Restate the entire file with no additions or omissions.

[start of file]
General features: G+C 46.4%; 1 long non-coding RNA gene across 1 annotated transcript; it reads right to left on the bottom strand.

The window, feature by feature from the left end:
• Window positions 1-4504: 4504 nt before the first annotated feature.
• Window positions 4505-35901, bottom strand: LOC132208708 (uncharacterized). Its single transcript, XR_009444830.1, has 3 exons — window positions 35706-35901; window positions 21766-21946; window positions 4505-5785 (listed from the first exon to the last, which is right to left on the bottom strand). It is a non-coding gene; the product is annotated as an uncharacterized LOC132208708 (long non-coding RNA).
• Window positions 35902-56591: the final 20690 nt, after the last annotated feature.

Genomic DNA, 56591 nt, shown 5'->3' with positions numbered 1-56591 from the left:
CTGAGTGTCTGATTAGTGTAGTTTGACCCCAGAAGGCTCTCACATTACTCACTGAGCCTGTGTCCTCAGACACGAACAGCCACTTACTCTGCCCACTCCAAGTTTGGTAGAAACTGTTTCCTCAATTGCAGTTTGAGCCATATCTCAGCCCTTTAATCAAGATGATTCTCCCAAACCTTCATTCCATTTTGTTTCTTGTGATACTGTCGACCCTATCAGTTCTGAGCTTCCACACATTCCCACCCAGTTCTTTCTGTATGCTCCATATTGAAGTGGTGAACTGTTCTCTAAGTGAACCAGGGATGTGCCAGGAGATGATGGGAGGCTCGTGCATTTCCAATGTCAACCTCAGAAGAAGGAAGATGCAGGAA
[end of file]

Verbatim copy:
General features: G+C 46.4%; 1 long non-coding RNA gene across 1 annotated transcript; it reads right to left on the bottom strand.

The window, feature by feature from the left end:
• Window positions 1-4504: 4504 nt before the first annotated feature.
• Window positions 4505-35901, bottom strand: LOC132208708 (uncharacterized). Its single transcript, XR_009444830.1, has 3 exons — window positions 35706-35901; window positions 21766-21946; window positions 4505-5785 (listed from the first exon to the last, which is right to left on the bottom strand). It is a non-coding gene; the product is annotated as an uncharacterized LOC132208708 (long non-coding RNA).
• Window positions 35902-56591: the final 20690 nt, after the last annotated feature.

Genomic DNA, 56591 nt, shown 5'->3' with positions numbered 1-56591 from the left:
CTGAGTGTCTGATTAGTGTAGTTTGACCCCAGAAGGCTCTCACATTACTCACTGAGCCTGTGTCCTCAGACACGAACAGCCACTTACTCTGCCCACTCCAAGTTTGGTAGAAACTGTTTCCTCAATTGCAGTTTGAGCCATATCTCAGCCCTTTAATCAAGATGATTCTCCCAAACCTTCATTCCATTTTGTTTCTTGTGATACTGTCGACCCTATCAGTTCTGAGCTTCCACACATTCCCACCCAGTTCTTTCTGTATGCTCCATATTGAAGTGGTGAACTGTTCTCTAAGTGAACCAGGGATGTGCCAGGAGATGATGGGAGGCTCGTGCATTTCCAATGTCAACCTCAGAAGAAGGAAGATGCAGGAA